Smart ET controllers can be add-ons to typical irrigation timers or complete irrigation control systems and may also have the capability of adding a rain sensor. On-site ET controllers often have a rain gauge to estimate effective rainfall. The on-site calculation of rainfall is beneficial in Florida because of the spatial variability of rainfall in this state. If programmed properly, ET controllers are a convenient and practical tool for irrigation scheduling because they require minimum labor and maintenance compared with other irrigation scheduling technologies (e.g., tensiometers that require frequent maintenance).

Currently, commercially available ET controllers are specifically designed for landscape irrigation, so precautions should be taken when they are used for agriculture applications. One important precaution for agriculture applications is that specific data about the crop, such as Kc, must be known. In addition, the soil type must be clearly defined since some ET controllers operate based on the concept of allowable soil water depletion (which depends on the water-holding capacity of the soil). A study conducted in a carambola orchard in Homestead, Florida, comparing ET controllers to a timer set schedule showed that ET controllers produced an average water savings of 72% without affecting tree growth as measured using physiological response factors (Kisekka et al. 2010).

There is no standard guide on programming ET controllers because of the variability among crops, soils, and weather in Florida. Agricultural producers are encouraged to seek professional assistance through Extension agents or specialists during installation to ensure proper setup. General information on programming ET controllers can be found in Smart Irrigation Controllers: Programming Guidelines for Evapotranspiration-Based Irrigation Controllers at http://edis.ifas.ufl.edu/ae445.

General information on implementing ET-based irrigation scheduling in agriculture can be found in Evapotranspiration-Based Irrigation for Agriculture: Implementing Evapotranspiration-Based Irrigation Scheduling in Agriculture at http://edis.ifas.ufl.edu/ae458. Examples of commercially available ET controllers are listed in Table 2. Agricultural producers should consider the following when selecting the type of ET controller for their farms:

  • For signal-based controllers, ensure that the site where the controller is installed receives a strong signal from the weather data service provider. Cross-check the ETo data sent to the controller with ETo data from the nearest public weather station at initiation.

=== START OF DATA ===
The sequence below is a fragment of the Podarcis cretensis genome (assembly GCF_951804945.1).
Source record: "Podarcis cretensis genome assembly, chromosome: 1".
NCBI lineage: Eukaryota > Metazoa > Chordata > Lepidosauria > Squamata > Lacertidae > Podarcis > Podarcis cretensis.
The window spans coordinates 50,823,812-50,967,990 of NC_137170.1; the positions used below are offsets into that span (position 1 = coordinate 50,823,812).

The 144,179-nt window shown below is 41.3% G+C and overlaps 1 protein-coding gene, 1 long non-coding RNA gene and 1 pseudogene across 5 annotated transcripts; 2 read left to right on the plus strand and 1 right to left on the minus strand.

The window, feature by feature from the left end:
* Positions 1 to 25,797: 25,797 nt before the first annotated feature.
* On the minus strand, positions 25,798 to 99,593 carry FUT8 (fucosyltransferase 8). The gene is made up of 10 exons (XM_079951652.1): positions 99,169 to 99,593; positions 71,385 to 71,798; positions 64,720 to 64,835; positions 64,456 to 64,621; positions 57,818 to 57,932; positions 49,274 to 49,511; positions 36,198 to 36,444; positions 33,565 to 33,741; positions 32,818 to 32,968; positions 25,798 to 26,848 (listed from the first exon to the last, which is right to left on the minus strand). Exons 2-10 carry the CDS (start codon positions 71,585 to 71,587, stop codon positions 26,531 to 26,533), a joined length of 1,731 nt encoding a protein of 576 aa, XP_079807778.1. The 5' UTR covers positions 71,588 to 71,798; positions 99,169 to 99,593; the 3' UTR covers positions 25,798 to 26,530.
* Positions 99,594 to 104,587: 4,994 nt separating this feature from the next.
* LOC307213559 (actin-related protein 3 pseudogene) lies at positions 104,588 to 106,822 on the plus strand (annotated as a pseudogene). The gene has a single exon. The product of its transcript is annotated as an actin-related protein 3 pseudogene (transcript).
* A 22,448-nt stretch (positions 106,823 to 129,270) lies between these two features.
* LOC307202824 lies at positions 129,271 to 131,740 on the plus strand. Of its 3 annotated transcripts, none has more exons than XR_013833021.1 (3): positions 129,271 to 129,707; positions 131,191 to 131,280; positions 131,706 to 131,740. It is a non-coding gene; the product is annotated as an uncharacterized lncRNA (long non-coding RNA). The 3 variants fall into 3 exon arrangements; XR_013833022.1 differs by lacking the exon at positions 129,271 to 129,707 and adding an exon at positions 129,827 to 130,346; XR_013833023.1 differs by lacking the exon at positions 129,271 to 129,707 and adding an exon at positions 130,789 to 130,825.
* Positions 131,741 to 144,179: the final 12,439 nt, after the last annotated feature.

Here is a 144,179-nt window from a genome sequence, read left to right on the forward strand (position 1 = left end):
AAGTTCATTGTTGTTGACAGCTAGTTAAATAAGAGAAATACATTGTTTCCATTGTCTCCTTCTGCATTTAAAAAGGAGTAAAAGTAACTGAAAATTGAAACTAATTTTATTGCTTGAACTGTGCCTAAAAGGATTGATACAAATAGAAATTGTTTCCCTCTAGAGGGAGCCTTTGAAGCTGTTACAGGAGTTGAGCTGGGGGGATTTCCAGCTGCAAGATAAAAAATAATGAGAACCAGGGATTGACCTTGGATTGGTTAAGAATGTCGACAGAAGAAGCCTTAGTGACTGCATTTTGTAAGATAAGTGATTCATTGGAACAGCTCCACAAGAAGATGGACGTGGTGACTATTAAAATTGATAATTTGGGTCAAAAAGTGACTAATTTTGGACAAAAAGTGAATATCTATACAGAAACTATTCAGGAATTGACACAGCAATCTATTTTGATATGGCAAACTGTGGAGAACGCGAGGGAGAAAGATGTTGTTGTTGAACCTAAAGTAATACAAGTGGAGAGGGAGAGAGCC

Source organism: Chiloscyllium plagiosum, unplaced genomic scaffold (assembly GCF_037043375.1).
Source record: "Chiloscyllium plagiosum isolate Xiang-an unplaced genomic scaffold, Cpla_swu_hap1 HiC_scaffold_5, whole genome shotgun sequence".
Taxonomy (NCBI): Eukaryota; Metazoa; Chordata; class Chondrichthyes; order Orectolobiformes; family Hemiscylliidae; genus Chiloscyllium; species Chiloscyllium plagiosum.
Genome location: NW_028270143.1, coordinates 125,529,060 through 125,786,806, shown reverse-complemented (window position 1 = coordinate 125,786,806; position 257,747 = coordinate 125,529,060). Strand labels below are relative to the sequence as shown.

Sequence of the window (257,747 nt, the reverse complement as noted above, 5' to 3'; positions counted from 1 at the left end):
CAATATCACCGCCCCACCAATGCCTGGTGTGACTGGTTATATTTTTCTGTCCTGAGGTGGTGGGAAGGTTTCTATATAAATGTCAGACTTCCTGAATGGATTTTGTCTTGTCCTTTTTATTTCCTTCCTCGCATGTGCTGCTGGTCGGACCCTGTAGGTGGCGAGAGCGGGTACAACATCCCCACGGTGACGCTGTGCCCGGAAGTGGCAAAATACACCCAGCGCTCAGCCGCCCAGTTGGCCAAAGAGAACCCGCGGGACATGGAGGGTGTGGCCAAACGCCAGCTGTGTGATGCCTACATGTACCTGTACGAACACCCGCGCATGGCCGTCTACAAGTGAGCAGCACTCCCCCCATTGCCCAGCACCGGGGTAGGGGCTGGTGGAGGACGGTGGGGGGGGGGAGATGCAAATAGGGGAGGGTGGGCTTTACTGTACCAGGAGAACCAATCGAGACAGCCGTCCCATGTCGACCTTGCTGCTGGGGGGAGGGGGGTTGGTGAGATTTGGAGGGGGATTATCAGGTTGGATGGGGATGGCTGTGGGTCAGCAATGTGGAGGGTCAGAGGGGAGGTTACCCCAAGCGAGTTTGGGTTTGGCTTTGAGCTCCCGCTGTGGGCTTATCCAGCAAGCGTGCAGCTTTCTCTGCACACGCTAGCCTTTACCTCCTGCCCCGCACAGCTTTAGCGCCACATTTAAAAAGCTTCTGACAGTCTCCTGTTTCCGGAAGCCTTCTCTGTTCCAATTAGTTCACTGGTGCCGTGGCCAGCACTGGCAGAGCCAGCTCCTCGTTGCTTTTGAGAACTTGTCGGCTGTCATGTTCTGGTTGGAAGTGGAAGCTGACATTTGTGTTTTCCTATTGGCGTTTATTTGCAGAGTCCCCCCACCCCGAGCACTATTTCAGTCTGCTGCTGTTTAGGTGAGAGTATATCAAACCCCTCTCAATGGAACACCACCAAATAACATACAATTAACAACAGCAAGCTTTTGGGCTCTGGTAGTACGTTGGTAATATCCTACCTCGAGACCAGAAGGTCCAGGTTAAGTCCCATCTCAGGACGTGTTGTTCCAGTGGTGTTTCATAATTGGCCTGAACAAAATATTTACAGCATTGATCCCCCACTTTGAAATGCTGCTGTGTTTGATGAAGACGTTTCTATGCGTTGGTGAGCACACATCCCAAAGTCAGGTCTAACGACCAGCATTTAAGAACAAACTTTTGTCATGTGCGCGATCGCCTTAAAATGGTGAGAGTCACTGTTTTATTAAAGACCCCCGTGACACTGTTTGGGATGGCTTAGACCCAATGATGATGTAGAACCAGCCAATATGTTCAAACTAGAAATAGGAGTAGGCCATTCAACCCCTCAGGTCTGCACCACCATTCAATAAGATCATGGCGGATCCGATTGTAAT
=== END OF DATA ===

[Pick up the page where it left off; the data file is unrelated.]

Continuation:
• For on-site ET controllers, ensure that there is a location for installing the weather sensors.

Do-It-Yourself ET-Based Irrigation Scheduling

The do-it-yourself approach is based on accessing daily or monthly ETo data from the nearest weather station or from a public weather network database (e.g., Florida Automated Weather Network or FAWN), obtaining Kc for the crop of interest, and determining Pe. To account for irrigation system inefficiency (e.g., due to non-uniform water application), the gross irrigation water requirement (GI) needs to be determined (Equation 5). The GI is the amount of water that must be pumped to the field and includes the crop water requirement and additional water to account for irrigation water that will be lost due to irrigation system inefficiencies. Typical efficiencies (E) of various irrigation systems used in Florida are listed in Table 3. More information on a step-by-step guide for implementing do-it-yourself ET-based irrigation scheduling can be found in Evapotranspiration-Based Irrigation for Agriculture: Implementing Evapotranspiration-Based Irrigation Scheduling for Agriculture at http://edis.ifas.ufl.edu/ae458. Irrigation runtime (IR) (hours) per irrigation cycle/event is calculated using (Equation 6) in which PR is the irrigation system precipitation rate (volume of water applied over a given area in a given time), while the irrigation frequency (IF) (days) (i.e., number of days between irrigation events) is calculated using Equation 7.

Figure 5. 

Figure 6. 

Figure 7. 

Conclusion

ET-based irrigation scheduling can lead to optimum irrigation water use based on a simple water balance concept. Different types of ET controllers are available and their selection depends on site characteristics and desired irrigation needs. The primary difference among the controllers is how they obtain weather data for determining ETo and the equations used to estimate ETc. ET controllers are simple to install but require some programming to operate correctly.

References

Dukes, M. D., M. L. Shedd, and S.L. Davis. 2009. Smart Irrigation Controllers: Operation of Evapotranspiration-Based Controllers. AE446. Gainesville: University of Florida Institute of Food and Agricultural Sciences. http://edis.ifas.ufl.edu/ae446.

Kisekka, I., K. W. Migliaccio, M. D. Dukes, B. Schaffer, J. H. Crane. 2010. “Evapotranspiration-Based Irrigation Scheduling and Physiological Response in a Carambola (Averrhoa Carambola L.) Orchard.” Applied Engineering in Agriculture 26(3): 373–380.

Kisekka, I., K. W. Migliaccio, M. D. Dukes, B. Schaffer, J. H. Crane, and K. Morgan. 2009. Evapotranspiration-Based Irrigation for Agriculture: Sources of Evapotranspiration Data for Irrigation Scheduling in Florida. AE455. Gainesville: University of Florida Institute of Food and Agricultural Sciences. http://edis.ifas.ufl.edu/ae455.

Kisekka, I., K. W. Migliaccio, M. D. Dukes, J. H. Crane, and B. Schaffer. 2009. Evapotranspiration-Based Irrigation for Agriculture: Crop Coefficients of Commercial Agricultural Crops Grown in Florida. AE456. Gainesville: University of Florida Institute of Food and Agricultural Sciences. http://edis.ifas.ufl.edu/ae456.